NORWALK, Conn. – POKO Partners has secured an important and long-awaited part of its funding for the Wall Street Place project, Redevelopment Agency Executive Director Tim Sheehan said.
“There is indication that the 9 percent tax credits were awarded to the project and there is going to be a need for an extension relative to his time frame in which to deliver the first phase of the project,” Sheehan said Tuesday. “There will be a public process associated with that between the Planning Committee and the Redevelopment Agency insomuch as the agency, the city and the developer are all parties to the agreement.”
Sheehan was talking about Connecticut Housing Finance Authority (CHAFA) tax credits. Ken Olson of POKO Partners will now need to secure a construction loan, he said.
“That is typically the last piece of the financing puzzle,” he said. “They want to see that everything else is aligned before they are ready to do a construction note. He has had a long-term relationship with a lender on this project that has been involved in the pre-development component. I am sure he is figuring out how best to deal with that, but that is a remaining piece in the financing pool.”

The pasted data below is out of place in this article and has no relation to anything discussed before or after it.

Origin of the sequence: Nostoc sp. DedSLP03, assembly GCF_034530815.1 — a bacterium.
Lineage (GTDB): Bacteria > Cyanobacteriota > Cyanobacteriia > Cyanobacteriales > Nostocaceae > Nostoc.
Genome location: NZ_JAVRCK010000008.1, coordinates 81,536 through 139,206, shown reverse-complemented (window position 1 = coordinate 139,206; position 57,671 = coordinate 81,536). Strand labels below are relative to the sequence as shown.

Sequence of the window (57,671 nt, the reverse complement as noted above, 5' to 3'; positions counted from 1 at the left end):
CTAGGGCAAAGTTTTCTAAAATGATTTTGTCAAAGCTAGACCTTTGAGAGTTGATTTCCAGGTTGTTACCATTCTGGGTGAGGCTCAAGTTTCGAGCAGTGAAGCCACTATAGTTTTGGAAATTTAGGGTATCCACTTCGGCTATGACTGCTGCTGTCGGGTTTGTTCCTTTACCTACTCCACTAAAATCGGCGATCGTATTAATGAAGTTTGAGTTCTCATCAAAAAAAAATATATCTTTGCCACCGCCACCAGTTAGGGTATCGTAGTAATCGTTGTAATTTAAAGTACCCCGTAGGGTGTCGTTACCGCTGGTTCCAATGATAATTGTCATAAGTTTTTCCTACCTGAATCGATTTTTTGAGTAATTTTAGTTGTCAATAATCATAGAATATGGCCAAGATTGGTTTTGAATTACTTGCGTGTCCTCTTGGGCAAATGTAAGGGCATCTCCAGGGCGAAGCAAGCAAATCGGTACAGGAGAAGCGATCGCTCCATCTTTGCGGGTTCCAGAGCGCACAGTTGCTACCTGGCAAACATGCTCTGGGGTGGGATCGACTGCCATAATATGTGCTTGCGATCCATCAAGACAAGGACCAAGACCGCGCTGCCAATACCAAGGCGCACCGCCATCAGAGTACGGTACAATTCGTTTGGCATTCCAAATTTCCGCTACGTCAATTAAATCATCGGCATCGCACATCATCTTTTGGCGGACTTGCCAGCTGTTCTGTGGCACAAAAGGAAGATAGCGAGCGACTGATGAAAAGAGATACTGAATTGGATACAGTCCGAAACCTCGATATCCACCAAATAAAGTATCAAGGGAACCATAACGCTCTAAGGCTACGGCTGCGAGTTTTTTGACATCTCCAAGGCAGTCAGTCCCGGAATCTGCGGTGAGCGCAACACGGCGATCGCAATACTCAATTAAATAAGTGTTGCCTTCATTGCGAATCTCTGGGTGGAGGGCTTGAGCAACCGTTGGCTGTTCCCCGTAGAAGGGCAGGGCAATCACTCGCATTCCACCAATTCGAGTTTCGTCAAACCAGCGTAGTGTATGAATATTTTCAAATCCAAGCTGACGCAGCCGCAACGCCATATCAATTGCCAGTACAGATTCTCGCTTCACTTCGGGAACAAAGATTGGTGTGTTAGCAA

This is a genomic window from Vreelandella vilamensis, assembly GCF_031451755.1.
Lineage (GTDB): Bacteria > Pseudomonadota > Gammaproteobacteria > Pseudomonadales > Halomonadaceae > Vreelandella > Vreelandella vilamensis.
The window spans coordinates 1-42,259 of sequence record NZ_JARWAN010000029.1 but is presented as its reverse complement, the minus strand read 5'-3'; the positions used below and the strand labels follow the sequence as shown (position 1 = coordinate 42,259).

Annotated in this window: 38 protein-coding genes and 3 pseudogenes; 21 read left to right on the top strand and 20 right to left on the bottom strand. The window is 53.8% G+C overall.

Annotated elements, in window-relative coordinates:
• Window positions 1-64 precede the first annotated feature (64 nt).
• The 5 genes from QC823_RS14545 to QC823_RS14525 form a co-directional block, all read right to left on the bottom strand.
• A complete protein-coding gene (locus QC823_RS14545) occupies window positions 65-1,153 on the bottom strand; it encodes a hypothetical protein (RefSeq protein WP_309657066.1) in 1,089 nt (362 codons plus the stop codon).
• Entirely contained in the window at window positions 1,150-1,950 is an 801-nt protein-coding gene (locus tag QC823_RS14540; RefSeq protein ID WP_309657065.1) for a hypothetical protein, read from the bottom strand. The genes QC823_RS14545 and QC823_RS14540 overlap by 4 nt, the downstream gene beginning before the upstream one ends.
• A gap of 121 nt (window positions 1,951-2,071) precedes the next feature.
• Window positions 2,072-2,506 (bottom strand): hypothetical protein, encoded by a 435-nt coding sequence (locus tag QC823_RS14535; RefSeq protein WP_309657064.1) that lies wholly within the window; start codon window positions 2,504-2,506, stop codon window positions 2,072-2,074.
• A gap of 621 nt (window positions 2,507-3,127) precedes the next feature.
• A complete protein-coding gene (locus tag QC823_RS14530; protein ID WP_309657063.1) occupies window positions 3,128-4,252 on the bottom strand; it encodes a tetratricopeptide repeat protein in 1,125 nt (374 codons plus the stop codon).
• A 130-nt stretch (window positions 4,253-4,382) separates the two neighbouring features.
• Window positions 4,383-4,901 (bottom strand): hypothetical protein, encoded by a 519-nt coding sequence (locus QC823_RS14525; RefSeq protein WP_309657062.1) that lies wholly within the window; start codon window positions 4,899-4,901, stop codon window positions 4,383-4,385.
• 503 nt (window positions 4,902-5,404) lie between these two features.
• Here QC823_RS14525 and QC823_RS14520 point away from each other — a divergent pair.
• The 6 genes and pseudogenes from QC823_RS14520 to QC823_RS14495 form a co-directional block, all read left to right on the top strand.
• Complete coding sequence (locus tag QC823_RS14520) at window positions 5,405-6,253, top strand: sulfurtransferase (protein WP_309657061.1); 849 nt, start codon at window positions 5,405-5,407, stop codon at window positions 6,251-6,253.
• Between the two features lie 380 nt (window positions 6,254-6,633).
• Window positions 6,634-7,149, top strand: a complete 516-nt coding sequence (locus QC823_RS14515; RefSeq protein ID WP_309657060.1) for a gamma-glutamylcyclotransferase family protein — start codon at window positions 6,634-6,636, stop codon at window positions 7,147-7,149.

Olson said last month that getting that financing would be a “fairly lengthy” process. “We’re expecting to commence demolition certainly within the second quarter,” he said, meaning by the end of June. “Demolition and foundations are almost a nine-month process, so vertical (construction) would start sometime after that.”
POKO is on the agenda of Wednesday night’s Plan Review Committee as part of the conditions laid out in an extension granted by the Zoning Commission in December.
Councilman Jerry Petrini (R-District D) said last week that he and Mayor Harry Rilling would be meeting with Olson this week. That meeting took place Monday, he said Tuesday, but declined to elaborate.
Last week, Petrini suggested that Olson might want to alter the plan that was approved years ago by the Zoning Commission.
If that’s the case, it’s up to Olson, Sheehan said.
“That’s the developer’s determination to make,” Sheehan said. “At the end of the day, what is in the LDA (Land Disposition Agreement) are the specific requirements of the project and the project is based on the site plan that was approved by the city. He can determine that he wants to deviate from that, but … it’s like anything else. If you want to make a substantial modification to that you’ve got to go back through the approval process.”